Night By Elie Wiesel Analysis

817 WordsAug 15, 20174 Pages
We are who we are because God made us that way, and he plans everything. But even in the darkest hours, it is god who is going to help us. Anne says, “It is God that has made us as we are, but it will be God, too, who will raise us up again” (Frank 1940). The novel, Night told by Elie Wiesel, is an autobiography written about him and his family being seized out of their home in 1944 to the concentration camps of Auschwitz and Buchenwald. Night is the alarming record of Eli Wiesel’s recollections of the passing of his family, and his despair as a profoundly perceptive Jew going up against irrefutably the abhorrence of man. In the beginning of the novel, Elie described his father as a straightforward sort of man. As in the novel Elie…show more content…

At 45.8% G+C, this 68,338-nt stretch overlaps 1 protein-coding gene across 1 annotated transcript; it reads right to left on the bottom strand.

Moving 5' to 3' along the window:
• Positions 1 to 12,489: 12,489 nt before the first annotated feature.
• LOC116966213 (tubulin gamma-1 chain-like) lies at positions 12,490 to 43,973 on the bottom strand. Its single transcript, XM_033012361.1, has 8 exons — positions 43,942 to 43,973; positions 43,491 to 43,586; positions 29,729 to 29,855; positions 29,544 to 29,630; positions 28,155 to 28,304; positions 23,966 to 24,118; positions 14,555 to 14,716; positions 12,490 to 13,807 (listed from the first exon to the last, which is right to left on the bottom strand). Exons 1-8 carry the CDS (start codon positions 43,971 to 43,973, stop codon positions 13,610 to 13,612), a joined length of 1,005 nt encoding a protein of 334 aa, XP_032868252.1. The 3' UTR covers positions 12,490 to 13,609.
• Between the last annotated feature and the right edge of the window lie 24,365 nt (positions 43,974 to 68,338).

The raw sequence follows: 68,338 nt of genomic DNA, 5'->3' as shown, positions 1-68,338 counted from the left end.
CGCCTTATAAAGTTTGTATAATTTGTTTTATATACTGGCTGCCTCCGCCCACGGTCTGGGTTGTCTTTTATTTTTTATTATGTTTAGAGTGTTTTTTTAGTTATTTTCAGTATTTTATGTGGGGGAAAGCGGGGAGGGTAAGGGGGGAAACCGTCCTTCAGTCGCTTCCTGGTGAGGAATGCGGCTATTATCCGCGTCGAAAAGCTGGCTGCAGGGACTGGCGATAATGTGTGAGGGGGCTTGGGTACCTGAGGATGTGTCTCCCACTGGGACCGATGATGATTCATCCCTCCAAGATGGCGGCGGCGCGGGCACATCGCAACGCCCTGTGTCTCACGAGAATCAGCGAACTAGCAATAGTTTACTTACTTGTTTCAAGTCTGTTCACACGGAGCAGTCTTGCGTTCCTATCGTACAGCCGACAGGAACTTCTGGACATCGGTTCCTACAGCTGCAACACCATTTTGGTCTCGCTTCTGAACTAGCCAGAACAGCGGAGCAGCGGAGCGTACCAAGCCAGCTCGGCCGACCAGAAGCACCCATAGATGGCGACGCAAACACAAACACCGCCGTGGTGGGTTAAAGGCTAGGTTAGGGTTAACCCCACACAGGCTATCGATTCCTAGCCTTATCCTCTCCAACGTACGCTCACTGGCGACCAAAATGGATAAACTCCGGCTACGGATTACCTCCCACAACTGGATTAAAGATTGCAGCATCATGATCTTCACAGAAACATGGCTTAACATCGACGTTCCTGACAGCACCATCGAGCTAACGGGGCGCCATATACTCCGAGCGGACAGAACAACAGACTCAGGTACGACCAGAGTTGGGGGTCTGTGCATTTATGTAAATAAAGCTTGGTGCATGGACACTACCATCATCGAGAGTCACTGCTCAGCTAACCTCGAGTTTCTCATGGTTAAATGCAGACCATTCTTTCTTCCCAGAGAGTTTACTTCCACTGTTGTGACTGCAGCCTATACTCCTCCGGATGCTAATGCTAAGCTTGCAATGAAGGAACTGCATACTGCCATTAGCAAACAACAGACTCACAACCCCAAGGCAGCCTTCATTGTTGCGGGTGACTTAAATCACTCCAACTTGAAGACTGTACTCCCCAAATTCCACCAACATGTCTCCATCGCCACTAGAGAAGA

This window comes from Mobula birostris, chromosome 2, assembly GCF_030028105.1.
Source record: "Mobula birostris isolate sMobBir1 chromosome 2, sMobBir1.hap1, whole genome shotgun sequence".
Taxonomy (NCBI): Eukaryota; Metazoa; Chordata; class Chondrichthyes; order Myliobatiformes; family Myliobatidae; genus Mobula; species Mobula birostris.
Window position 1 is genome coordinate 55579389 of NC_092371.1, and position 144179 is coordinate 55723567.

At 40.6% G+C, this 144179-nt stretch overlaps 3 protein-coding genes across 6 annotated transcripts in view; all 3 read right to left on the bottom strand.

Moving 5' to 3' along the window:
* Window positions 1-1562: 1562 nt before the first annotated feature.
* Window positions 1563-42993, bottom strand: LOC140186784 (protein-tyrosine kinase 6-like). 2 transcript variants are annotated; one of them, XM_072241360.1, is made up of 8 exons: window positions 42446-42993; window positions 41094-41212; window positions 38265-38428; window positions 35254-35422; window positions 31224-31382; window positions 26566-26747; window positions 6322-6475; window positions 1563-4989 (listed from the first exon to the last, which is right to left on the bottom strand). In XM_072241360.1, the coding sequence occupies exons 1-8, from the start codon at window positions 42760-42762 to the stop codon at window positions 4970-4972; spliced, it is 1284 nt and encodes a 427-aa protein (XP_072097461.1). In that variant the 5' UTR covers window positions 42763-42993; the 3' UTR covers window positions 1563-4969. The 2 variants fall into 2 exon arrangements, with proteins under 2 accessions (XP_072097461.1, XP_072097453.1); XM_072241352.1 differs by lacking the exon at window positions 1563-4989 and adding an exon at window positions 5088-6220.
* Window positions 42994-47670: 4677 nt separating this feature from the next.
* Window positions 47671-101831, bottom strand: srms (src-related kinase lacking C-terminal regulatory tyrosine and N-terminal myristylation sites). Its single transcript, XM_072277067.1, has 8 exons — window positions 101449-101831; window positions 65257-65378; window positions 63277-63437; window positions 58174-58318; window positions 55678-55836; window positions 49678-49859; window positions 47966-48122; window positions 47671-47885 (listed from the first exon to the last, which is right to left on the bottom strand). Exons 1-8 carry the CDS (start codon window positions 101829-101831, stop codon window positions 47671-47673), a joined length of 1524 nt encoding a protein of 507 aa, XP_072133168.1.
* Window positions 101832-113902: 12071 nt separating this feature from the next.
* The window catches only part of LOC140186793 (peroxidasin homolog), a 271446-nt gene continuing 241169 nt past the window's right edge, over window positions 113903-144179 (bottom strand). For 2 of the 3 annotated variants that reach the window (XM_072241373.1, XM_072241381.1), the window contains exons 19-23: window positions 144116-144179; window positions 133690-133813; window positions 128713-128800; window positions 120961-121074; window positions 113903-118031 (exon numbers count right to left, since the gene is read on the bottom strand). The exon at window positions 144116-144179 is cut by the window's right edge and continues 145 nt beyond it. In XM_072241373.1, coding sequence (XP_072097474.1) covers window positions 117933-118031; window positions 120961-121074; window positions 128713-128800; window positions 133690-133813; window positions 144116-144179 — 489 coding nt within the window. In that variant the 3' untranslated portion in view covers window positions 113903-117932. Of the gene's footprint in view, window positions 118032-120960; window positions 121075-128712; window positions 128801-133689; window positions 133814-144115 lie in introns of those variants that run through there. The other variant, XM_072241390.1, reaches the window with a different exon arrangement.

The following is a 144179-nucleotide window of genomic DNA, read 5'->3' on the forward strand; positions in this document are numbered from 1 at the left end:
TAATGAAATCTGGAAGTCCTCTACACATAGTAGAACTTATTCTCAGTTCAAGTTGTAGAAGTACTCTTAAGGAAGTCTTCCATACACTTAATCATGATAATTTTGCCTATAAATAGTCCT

He clarified, “I woke up at dawn on January 29. On my father’s cot there lay another sick person (Wiesel 112). He added, “They must have taken him away before daybreak and taken him to the crematorium (Wiesel 112). Elie did not sob, and it tormented him that he could not sob. In any case, he was out of tears. Elie explicated, “I did not weep, and it pained me that I could not weep. But I was out of tears. And deep inside me, if I could have searched the recesses of my feeble conscience, I might have found something like: Free at last!...” (Wiesel 112). The death of his family gave Elie two sentiments where he felt remorseful however; at last he felt free. Overall in the story Elie survives the Holocaust not only by the help of his father, but his faith. Toward the start of their trial, Elie’s father looks after him and secures his as much as should be possible in this condition. Elie stated, “I was terribly hungry and swallowed my ration on the spot (Wiesel 44). He continued, “My father told me, “You mustn’t eat all at once. Tomorrow is another day…” (Wiesel 44). Close to the finish of their adventure together, the parts are turned around. He mentioned, “Father!” I howled. “Father! Get up! Right now! You will kill yourself…” (Wiesel 105). Truly Elie considers, on occasion, abandoning his father; in any case, he does not. It is his faith, which shields him from doing what others around him do and surrender or let their fathers pass. Elie expressed, “I went to

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